Sarah Hill has to stifle a smile when people ask how many children she has. She names Jack, 8; Max, 5; and Sydney, 1, but in the back of her mind, she's adding her eternally youthful husband, Dan, to the total. So when it came time to build their Timberlake home, it was no surprise they designed it to maximize fun.
Timesavers: Who wants to clean house when you have the lake in your backyard? Everything about the Hills' home is low maintenance. An outdoor shower makes rinsing off sand easy. Any grains that make it inside are captured by the central vacuum system integrated into the toe kicks. Custom-built lockers in the mud room make locating belongings a snap.
Open-door policy: Friends and family have a 365-day-a-year standing invite. The only rules: "You don't have to take your shoes off" and "After your first visit, you help yourself to whatever is in the fridge," Dan says. Bonfires, scavenger hunts, and pizza and movie nights (the Viking oven can bake eight pizzas at once) are common occurrences.
For the kids: A 600-square-foot playroom over the garage houses tables full of crafts plus air hockey, foosball, pingpong and a Wii system. And though the kids know not to run in the house, the Hills opted for rounded wall edges — just in case.
For the adults: Dan and Sarah's lifestyle revolves around outdoor activities, so the portico (with built-in grill and outdoor TV for sporting events) and large tiered deck offer plenty of outdoor living space. When it rains, there's the heated garage with food and beverage storage, a recycling area and a bathroom.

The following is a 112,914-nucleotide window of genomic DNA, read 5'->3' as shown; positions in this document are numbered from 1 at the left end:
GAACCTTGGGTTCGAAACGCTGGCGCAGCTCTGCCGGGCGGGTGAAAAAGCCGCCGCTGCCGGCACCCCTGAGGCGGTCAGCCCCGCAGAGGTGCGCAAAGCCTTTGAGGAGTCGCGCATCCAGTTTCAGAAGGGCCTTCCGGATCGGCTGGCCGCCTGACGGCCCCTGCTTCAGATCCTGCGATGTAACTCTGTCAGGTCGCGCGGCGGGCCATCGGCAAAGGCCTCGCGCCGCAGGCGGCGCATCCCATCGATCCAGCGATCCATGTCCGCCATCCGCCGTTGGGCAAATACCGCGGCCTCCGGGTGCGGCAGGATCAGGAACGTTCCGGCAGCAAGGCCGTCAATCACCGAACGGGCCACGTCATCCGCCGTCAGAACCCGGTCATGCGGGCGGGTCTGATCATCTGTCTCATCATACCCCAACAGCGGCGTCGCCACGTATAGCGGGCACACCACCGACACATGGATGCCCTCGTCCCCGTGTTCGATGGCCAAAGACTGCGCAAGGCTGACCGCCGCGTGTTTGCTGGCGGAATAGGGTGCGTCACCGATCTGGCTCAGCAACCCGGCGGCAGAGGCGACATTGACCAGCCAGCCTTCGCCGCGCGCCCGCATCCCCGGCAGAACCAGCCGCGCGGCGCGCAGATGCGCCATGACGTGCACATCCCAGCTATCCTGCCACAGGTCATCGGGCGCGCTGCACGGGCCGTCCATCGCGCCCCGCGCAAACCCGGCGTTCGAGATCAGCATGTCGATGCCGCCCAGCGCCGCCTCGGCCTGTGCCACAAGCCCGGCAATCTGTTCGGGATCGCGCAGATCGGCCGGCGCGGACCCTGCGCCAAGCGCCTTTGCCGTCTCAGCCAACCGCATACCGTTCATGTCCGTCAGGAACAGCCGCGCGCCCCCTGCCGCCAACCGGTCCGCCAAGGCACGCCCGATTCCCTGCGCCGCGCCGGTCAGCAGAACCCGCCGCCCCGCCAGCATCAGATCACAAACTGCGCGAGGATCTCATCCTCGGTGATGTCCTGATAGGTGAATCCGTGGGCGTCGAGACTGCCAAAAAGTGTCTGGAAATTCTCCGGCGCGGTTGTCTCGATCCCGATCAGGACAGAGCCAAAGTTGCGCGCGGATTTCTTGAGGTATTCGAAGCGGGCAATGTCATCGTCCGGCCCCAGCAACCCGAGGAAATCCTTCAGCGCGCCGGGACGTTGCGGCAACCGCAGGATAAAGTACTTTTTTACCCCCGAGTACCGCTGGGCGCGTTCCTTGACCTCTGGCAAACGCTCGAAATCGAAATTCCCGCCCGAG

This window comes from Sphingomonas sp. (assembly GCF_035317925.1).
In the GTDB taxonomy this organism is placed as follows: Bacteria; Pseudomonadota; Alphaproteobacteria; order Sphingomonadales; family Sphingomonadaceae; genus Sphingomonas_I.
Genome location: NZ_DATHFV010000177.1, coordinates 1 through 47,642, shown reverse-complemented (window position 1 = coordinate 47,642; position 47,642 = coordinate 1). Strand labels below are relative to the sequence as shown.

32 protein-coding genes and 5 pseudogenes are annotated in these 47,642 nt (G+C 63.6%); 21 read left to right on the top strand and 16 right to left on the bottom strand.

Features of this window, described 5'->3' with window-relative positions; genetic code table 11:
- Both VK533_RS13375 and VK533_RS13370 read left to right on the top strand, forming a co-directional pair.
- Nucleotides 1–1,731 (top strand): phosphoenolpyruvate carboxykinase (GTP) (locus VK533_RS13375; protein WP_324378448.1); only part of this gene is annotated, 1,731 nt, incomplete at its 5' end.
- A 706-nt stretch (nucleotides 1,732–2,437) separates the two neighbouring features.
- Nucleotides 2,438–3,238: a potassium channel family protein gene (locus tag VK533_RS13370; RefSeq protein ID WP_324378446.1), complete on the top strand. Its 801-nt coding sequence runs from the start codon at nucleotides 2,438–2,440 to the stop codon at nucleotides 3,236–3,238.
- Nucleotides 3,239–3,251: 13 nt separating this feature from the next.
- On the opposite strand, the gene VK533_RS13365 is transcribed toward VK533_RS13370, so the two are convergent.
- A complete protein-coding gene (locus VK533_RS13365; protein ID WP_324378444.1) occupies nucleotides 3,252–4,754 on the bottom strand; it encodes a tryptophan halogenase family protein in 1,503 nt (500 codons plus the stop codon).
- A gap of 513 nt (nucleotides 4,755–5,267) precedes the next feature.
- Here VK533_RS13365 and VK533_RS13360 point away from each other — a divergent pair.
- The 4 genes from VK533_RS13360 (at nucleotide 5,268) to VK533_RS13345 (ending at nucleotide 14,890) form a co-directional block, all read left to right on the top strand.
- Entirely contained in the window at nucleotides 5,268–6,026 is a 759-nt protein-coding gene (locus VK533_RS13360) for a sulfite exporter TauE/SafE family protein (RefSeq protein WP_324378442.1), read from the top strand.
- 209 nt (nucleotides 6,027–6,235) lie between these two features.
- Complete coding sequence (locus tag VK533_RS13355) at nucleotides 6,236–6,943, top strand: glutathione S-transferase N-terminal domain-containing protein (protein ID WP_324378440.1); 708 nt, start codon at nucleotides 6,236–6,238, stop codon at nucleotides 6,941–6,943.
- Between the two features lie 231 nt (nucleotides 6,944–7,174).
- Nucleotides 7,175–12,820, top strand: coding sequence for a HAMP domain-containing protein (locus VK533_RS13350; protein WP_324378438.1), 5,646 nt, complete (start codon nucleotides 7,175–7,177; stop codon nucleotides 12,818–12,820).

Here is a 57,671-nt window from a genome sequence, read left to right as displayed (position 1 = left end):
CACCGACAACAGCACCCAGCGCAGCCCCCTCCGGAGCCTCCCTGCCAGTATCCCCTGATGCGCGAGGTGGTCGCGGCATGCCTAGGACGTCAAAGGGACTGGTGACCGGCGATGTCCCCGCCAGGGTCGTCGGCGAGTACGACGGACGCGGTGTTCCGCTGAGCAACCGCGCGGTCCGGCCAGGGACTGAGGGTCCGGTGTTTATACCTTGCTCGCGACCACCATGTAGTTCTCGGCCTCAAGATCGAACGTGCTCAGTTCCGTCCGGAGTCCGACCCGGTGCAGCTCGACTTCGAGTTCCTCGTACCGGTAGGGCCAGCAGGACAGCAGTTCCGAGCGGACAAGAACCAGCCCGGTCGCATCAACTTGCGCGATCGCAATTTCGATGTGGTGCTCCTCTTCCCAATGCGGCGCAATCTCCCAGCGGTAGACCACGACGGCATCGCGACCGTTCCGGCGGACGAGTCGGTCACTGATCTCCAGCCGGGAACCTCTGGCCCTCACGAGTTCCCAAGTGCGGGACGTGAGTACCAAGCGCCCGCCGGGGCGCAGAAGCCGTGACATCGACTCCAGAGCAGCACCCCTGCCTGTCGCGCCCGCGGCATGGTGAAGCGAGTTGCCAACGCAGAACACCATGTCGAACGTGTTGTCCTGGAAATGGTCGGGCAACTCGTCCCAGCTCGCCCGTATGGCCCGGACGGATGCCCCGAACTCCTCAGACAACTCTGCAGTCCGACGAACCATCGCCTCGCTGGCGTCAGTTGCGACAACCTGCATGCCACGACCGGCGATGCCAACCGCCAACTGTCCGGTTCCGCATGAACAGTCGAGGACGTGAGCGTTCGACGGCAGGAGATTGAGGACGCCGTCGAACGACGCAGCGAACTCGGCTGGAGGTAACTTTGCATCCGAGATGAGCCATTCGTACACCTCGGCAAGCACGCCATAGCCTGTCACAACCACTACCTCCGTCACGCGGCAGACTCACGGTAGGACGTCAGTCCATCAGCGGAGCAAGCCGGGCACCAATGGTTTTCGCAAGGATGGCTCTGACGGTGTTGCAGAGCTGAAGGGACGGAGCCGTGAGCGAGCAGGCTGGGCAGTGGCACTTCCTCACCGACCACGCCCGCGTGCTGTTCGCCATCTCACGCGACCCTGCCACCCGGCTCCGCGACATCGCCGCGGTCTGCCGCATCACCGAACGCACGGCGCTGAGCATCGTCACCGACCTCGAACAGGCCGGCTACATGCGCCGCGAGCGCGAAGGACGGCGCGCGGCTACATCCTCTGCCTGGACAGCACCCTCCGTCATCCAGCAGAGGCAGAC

Who needs GPS? A compass design created from exotic woods was incorporated into the foyer's bamboo floor. Dan bought a real compass so the design would face true magnetic north.
Most discussed feature: The interior doors. The Hills were celebrating their 10th anniversary in Thailand when they discovered the century-old, hand-carved doors. Dan thought they were a steal at $90 apiece. After shipping them home and restoring them, he found out the builder would have to construct unique framing for all 12. The solid teak and mahogany doors also needed custom doorjambs and hardware. Not quite a steal, but certainly a good story.
Old souls: The Hills told their architect, Gary Brown, they wanted their new home to "look as if it had been there forever."